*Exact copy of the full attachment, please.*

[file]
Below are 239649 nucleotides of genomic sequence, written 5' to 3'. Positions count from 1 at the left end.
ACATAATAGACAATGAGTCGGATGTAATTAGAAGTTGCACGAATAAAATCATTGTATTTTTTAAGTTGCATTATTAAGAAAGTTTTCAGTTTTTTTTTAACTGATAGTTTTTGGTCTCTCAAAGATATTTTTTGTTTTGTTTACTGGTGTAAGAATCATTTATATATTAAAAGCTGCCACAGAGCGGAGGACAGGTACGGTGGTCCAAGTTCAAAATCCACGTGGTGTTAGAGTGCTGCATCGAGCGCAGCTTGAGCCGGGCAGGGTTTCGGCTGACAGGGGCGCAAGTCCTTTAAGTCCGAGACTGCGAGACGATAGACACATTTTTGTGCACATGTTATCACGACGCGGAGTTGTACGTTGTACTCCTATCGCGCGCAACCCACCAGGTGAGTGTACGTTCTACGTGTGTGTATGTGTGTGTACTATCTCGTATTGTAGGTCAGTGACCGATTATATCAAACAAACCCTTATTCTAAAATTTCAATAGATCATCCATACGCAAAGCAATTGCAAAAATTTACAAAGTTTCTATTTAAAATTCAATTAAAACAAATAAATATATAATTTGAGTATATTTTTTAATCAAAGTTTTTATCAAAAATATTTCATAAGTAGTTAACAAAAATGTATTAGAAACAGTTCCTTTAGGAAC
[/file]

Below are 239649 nucleotides of genomic sequence, written 5' to 3'. Positions count from 1 at the left end.
ACATAATAGACAATGAGTCGGATGTAATTAGAAGTTGCACGAATAAAATCATTGTATTTTTTAAGTTGCATTATTAAGAAAGTTTTCAGTTTTTTTTTAACTGATAGTTTTTGGTCTCTCAAAGATATTTTTTGTTTTGTTTACTGGTGTAAGAATCATTTATATATTAAAAGCTGCCACAGAGCGGAGGACAGGTACGGTGGTCCAAGTTCAAAATCCACGTGGTGTTAGAGTGCTGCATCGAGCGCAGCTTGAGCCGGGCAGGGTTTCGGCTGACAGGGGCGCAAGTCCTTTAAGTCCGAGACTGCGAGACGATAGACACATTTTTGTGCACATGTTATCACGACGCGGAGTTGTACGTTGTACTCCTATCGCGCGCAACCCACCAGGTGAGTGTACGTTCTACGTGTGTGTATGTGTGTGTACTATCTCGTATTGTAGGTCAGTGACCGATTATATCAAACAAACCCTTATTCTAAAATTTCAATAGATCATCCATACGCAAAGCAATTGCAAAAATTTACAAAGTTTCTATTTAAAATTCAATTAAAACAAATAAATATATAATTTGAGTATATTTTTTAATCAAAGTTTTTATCAAAAATATTTCATAAGTAGTTAACAAAAATGTATTAGAAACAGTTCCTTTAGGAAC